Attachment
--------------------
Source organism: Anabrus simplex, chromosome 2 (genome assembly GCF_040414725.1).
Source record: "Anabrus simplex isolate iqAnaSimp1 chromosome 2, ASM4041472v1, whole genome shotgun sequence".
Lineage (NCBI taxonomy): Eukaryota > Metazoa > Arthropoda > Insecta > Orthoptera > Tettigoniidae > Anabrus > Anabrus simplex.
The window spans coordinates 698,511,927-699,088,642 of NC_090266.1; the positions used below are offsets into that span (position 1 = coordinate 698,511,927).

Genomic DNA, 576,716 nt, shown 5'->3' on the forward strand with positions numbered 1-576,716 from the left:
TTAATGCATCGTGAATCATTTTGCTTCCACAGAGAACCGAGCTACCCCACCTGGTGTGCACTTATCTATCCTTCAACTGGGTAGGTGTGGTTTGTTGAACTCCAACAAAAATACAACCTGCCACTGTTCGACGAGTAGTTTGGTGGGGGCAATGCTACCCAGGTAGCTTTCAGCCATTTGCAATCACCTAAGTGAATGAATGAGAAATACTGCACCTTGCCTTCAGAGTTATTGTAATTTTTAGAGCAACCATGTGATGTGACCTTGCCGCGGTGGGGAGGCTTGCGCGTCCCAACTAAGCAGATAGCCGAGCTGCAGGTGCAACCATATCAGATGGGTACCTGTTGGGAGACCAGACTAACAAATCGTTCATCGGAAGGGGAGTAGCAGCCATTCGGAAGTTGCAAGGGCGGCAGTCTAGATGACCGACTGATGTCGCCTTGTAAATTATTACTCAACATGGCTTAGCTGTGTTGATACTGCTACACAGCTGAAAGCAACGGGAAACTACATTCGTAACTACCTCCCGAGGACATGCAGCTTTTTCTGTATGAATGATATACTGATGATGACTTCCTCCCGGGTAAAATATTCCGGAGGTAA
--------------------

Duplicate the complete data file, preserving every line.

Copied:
Source organism: Anabrus simplex, chromosome 2 (genome assembly GCF_040414725.1).
Source record: "Anabrus simplex isolate iqAnaSimp1 chromosome 2, ASM4041472v1, whole genome shotgun sequence".
Lineage (NCBI taxonomy): Eukaryota > Metazoa > Arthropoda > Insecta > Orthoptera > Tettigoniidae > Anabrus > Anabrus simplex.
The window spans coordinates 698,511,927-699,088,642 of NC_090266.1; the positions used below are offsets into that span (position 1 = coordinate 698,511,927).

Genomic DNA, 576,716 nt, shown 5'->3' on the forward strand with positions numbered 1-576,716 from the left:
TTAATGCATCGTGAATCATTTTGCTTCCACAGAGAACCGAGCTACCCCACCTGGTGTGCACTTATCTATCCTTCAACTGGGTAGGTGTGGTTTGTTGAACTCCAACAAAAATACAACCTGCCACTGTTCGACGAGTAGTTTGGTGGGGGCAATGCTACCCAGGTAGCTTTCAGCCATTTGCAATCACCTAAGTGAATGAATGAGAAATACTGCACCTTGCCTTCAGAGTTATTGTAATTTTTAGAGCAACCATGTGATGTGACCTTGCCGCGGTGGGGAGGCTTGCGCGTCCCAACTAAGCAGATAGCCGAGCTGCAGGTGCAACCATATCAGATGGGTACCTGTTGGGAGACCAGACTAACAAATCGTTCATCGGAAGGGGAGTAGCAGCCATTCGGAAGTTGCAAGGGCGGCAGTCTAGATGACCGACTGATGTCGCCTTGTAAATTATTACTCAACATGGCTTAGCTGTGTTGATACTGCTACACAGCTGAAAGCAACGGGAAACTACATTCGTAACTACCTCCCGAGGACATGCAGCTTTTTCTGTATGAATGATATACTGATGATGACTTCCTCCCGGGTAAAATATTCCGGAGGTAA